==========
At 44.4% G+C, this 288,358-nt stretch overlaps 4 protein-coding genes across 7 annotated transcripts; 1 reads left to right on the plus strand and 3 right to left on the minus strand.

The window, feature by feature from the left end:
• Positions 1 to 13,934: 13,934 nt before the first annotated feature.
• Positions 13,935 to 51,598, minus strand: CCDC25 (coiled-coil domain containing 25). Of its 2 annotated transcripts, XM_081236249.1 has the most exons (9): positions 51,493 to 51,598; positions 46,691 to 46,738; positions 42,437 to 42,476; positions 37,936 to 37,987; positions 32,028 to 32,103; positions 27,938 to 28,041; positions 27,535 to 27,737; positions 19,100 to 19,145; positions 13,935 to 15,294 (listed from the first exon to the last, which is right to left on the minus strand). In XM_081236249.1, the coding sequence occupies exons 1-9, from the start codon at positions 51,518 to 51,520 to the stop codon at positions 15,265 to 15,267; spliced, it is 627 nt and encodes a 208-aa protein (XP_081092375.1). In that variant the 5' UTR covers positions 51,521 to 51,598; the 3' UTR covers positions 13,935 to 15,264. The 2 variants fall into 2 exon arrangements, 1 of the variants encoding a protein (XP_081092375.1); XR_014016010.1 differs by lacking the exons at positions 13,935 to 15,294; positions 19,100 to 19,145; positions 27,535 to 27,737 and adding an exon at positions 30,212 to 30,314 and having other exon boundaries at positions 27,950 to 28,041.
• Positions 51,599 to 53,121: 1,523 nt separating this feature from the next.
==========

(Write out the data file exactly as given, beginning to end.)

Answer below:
At 44.4% G+C, this 288,358-nt stretch overlaps 4 protein-coding genes across 7 annotated transcripts; 1 reads left to right on the plus strand and 3 right to left on the minus strand.

The window, feature by feature from the left end:
• Positions 1 to 13,934: 13,934 nt before the first annotated feature.
• Positions 13,935 to 51,598, minus strand: CCDC25 (coiled-coil domain containing 25). Of its 2 annotated transcripts, XM_081236249.1 has the most exons (9): positions 51,493 to 51,598; positions 46,691 to 46,738; positions 42,437 to 42,476; positions 37,936 to 37,987; positions 32,028 to 32,103; positions 27,938 to 28,041; positions 27,535 to 27,737; positions 19,100 to 19,145; positions 13,935 to 15,294 (listed from the first exon to the last, which is right to left on the minus strand). In XM_081236249.1, the coding sequence occupies exons 1-9, from the start codon at positions 51,518 to 51,520 to the stop codon at positions 15,265 to 15,267; spliced, it is 627 nt and encodes a 208-aa protein (XP_081092375.1). In that variant the 5' UTR covers positions 51,521 to 51,598; the 3' UTR covers positions 13,935 to 15,264. The 2 variants fall into 2 exon arrangements, 1 of the variants encoding a protein (XP_081092375.1); XR_014016010.1 differs by lacking the exons at positions 13,935 to 15,294; positions 19,100 to 19,145; positions 27,535 to 27,737 and adding an exon at positions 30,212 to 30,314 and having other exon boundaries at positions 27,950 to 28,041.
• Positions 51,599 to 53,121: 1,523 nt separating this feature from the next.